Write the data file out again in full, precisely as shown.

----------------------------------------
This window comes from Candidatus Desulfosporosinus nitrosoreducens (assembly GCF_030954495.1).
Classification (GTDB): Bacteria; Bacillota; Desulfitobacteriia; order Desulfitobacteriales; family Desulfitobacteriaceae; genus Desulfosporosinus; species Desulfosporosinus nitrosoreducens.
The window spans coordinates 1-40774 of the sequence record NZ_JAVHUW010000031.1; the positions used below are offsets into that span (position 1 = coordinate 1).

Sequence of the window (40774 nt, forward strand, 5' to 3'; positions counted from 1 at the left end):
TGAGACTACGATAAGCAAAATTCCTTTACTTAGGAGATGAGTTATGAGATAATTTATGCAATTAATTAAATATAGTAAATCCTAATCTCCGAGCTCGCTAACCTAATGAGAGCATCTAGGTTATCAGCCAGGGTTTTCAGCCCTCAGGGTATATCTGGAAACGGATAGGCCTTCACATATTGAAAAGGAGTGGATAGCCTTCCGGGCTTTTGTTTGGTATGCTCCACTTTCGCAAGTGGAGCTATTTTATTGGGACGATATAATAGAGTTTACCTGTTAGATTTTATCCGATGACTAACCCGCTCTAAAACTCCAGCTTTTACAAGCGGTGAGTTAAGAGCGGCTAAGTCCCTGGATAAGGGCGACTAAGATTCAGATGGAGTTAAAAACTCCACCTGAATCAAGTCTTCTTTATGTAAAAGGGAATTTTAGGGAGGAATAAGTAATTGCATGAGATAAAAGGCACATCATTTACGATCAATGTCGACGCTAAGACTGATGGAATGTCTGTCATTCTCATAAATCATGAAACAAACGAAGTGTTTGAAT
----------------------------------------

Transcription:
This window comes from Candidatus Desulfosporosinus nitrosoreducens (assembly GCF_030954495.1).
Classification (GTDB): Bacteria; Bacillota; Desulfitobacteriia; order Desulfitobacteriales; family Desulfitobacteriaceae; genus Desulfosporosinus; species Desulfosporosinus nitrosoreducens.
The window spans coordinates 1-40774 of the sequence record NZ_JAVHUW010000031.1; the positions used below are offsets into that span (position 1 = coordinate 1).

Sequence of the window (40774 nt, forward strand, 5' to 3'; positions counted from 1 at the left end):
TGAGACTACGATAAGCAAAATTCCTTTACTTAGGAGATGAGTTATGAGATAATTTATGCAATTAATTAAATATAGTAAATCCTAATCTCCGAGCTCGCTAACCTAATGAGAGCATCTAGGTTATCAGCCAGGGTTTTCAGCCCTCAGGGTATATCTGGAAACGGATAGGCCTTCACATATTGAAAAGGAGTGGATAGCCTTCCGGGCTTTTGTTTGGTATGCTCCACTTTCGCAAGTGGAGCTATTTTATTGGGACGATATAATAGAGTTTACCTGTTAGATTTTATCCGATGACTAACCCGCTCTAAAACTCCAGCTTTTACAAGCGGTGAGTTAAGAGCGGCTAAGTCCCTGGATAAGGGCGACTAAGATTCAGATGGAGTTAAAAACTCCACCTGAATCAAGTCTTCTTTATGTAAAAGGGAATTTTAGGGAGGAATAAGTAATTGCATGAGATAAAAGGCACATCATTTACGATCAATGTCGACGCTAAGACTGATGGAATGTCTGTCATTCTCATAAATCATGAAACAAACGAAGTGTTTGAAT